Equipment designers and users love what the power and control of hydraulics can do for productivity. Yet, when a machine requires a human operator to achieve that, productivity and safety must go hand in hand. Whether dealing with the uneven terrain of construction sites and agricultural fields, or keeping a forklift and its load upright on a relatively level warehouse floor, the safety of workers depends on loaded forklifts staying stable and upright in all types of environments. Toyota’s System of Active Stability (SAS) was designed to directly improve vehicle stability by automatically stabilizing loads during high lifting and reducing the possibility of the forklift and its load tipping over as it turns.
How It Works: A Triangle Becomes a Rectangle
Four-wheeled forklifts are generally designed with a three-point load distribution: the two front wheels and a rear pivot point at the center of the truck’s rear axle. The stability of the forklift depends on where their center of gravity is, so they are designed to pivot at this central point. However, an uneven load or radial force from turning can cause the vehicle to tilt to one side. As long as the center of gravity stays within the triangle formed by the three distribution points, the vehicle remains stable. However, if the vehicle’s center of gravity falls out of this triangle, the wheels could leave the ground, and the vehicle may tip over.
To prevent this, an SAS-equipped forklift contains a lateral acceleration/yaw sensor that detects radial forces while turning. A signal is routed to the vehicle’s electronic control unit (ECU), and if the signal approaches a value of potential instability, the ECU activates the SAS system. The SAS system uses a single-rod hydraulic cylinder with self-contained fluid mounted on one side of the forklift between the axle and forklift body. Fluid can flow freely between two chambers on each end of the cylinder through a normally open solenoid valve. However, if the radial force exceeds the threshold value, the acceleration/yaw sensor signals the vehicle’s ECU to energize the solenoid valve, thereby closing the passage of fluid between the chambers. This locks the cylinder’s piston rod in place.
This locking and unlocking happens so rapidly that most of the time the operator is not aware of it. The resulting increase in stability reduces the likelihood of a lateral overturn. The rear axle now has two load distribution points instead of one. Consequently, the travel area of the center of gravity within these four points is larger than that in a triangle, thus contributing to lateral stability.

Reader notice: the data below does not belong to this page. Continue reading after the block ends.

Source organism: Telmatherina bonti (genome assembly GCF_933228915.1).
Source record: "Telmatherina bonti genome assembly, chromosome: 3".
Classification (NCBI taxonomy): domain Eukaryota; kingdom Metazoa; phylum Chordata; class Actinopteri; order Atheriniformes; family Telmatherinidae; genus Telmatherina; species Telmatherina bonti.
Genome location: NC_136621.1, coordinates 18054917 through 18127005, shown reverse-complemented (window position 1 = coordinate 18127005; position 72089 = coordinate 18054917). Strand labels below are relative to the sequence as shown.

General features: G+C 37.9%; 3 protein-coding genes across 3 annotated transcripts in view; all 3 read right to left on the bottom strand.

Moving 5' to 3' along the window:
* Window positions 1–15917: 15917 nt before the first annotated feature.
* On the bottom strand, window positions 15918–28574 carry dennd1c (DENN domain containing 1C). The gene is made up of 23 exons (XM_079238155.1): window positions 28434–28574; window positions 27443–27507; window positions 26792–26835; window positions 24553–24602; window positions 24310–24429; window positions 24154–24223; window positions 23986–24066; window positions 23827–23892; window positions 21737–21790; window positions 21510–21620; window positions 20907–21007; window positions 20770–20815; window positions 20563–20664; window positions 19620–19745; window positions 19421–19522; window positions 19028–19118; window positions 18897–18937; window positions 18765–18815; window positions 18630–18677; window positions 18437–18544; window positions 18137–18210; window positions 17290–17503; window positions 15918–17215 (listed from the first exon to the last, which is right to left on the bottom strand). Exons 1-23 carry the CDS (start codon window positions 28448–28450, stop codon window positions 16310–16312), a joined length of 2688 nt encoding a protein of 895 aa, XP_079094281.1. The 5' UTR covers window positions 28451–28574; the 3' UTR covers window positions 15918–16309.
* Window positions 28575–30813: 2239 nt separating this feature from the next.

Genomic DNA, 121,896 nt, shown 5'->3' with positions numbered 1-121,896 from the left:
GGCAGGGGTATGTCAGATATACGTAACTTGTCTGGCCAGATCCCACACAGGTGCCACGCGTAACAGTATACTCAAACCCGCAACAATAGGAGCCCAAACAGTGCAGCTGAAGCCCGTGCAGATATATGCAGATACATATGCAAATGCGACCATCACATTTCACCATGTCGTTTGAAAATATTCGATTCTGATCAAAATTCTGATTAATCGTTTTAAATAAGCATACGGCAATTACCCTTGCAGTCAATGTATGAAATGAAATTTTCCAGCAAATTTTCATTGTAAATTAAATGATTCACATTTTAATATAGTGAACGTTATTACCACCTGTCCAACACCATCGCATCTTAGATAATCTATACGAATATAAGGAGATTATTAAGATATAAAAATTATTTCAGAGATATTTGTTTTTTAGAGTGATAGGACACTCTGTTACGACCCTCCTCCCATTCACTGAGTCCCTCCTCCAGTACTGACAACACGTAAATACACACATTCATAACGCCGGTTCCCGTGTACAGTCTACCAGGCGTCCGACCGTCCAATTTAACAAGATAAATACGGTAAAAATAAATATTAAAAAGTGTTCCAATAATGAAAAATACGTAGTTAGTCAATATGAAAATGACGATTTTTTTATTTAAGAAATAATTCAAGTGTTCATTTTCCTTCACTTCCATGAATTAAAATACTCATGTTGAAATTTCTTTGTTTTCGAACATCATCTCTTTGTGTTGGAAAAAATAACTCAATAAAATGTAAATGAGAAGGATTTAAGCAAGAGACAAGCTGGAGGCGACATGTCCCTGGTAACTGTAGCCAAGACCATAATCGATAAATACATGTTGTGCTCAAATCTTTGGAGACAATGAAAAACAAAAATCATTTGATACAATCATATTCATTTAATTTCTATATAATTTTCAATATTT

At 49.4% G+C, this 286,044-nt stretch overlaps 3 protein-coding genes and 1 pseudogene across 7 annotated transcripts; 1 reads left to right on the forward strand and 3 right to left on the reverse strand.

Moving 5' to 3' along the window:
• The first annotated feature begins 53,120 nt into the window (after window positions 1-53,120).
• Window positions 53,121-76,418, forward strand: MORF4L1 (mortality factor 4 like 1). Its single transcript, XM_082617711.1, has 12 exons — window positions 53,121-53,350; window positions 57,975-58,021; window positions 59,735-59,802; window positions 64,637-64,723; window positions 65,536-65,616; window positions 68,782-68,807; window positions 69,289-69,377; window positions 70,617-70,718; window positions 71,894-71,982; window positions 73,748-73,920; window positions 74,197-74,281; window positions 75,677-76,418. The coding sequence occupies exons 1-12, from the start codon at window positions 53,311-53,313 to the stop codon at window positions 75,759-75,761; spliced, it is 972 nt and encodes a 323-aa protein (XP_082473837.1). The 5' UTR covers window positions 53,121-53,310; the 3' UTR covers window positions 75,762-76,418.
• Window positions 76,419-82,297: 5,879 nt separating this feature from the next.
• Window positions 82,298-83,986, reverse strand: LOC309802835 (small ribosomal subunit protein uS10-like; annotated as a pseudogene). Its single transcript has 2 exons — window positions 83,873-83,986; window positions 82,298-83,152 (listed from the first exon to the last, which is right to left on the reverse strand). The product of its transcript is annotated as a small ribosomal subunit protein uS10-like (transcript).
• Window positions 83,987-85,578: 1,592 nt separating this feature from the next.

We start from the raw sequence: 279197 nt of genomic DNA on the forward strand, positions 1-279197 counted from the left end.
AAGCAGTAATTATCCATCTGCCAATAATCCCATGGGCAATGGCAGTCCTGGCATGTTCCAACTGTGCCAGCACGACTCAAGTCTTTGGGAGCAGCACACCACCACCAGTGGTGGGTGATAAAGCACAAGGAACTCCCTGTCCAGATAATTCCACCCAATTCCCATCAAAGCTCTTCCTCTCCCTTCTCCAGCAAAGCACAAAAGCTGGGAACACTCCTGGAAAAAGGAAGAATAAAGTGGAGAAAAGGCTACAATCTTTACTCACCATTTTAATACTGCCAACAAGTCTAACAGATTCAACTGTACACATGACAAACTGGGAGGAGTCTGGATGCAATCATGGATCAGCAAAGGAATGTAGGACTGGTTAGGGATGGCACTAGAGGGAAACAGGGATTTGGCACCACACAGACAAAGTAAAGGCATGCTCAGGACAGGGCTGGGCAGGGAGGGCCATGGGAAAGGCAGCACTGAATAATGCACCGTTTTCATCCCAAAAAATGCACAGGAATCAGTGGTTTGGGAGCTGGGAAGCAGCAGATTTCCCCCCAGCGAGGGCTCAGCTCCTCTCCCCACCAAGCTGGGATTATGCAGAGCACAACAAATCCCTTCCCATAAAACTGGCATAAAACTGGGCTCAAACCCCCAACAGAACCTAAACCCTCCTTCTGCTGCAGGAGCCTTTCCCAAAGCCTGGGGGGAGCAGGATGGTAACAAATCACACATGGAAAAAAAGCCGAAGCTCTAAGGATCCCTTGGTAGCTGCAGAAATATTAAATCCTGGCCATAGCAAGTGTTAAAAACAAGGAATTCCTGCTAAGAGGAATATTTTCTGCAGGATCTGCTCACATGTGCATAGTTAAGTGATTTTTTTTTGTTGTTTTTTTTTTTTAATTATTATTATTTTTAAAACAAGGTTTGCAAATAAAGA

High Expectations for Safety
It’s not unusual for today’s warehouses to require placing and retrieving loads to heights of 20 ft. or more. An improper move by an operator could cause a load to fall off the forks. The challenge is allowing the forklift to operate quickly for high productivity, yet remain safe when working at high elevations. Toyota’s SAS feature achieves both by limiting mast tilt and tilt speed once the forks are higher than a pre-determined height established by placement of a limit switch and a load sensor.
When the operator raises the mast higher than the limit switch, it signals the ECU and the ECU looks at the load sensor. The ECU determines the weight, and then energizes a flow-control system that limits tilt speed to a preset value based upon those values. The ECU also limits stroke of the tilt cylinders to keep the operator from tilting the mast too far forward, thus preventing load spills or tipping the forklift forward.
The tilt can be limited up to one degree of forward tilt depending on the weight of the load and the height. For applications that might require the mast to have a different tilt starting point other than vertical, the setup of the forklift can be changed to allow for this. This allows attachments like paper roll clamps to work with the system effectively.
Operator Must Stay Mentally Active
All that said, Toyota advises customers that systems like SAS are no substitute for proper operator training on any riding equipment. In fact, training must be partnered with advancements of this type. Training can prevent those situations where no amount of hydraulic or electronic assistance could prevent an incident. Systems like SAS are there to help guide operators or provide confidence to help increase productivity, not to replace operator smarts.
Looking toward the future, the use of advanced electronics in the automotive world is enabling improvements in industrial forklifts as well. Automotive features such as lane departure control, brake assist, and the development of self-driving vehicles are being looked at to see how they can be adapted to the unique environment of the forklift.
ECU improvements being driven by these technologies will make it easier to adopt items like wireless self-guidance and auto braking systems using radar or laser sensors, and productivity enhancements like auto shelf-level fork location based on the pick location. These items will continue to need a blend of hydraulic and electrical components to meet the performance required.
As long as end users continue demanding more productive and efficient industrial vehicles, technological advancements in all forms of power transmission will continue.
Mark Faiman is product manager for engine powered forklift and aerial work platforms at Toyota Material Handling USA.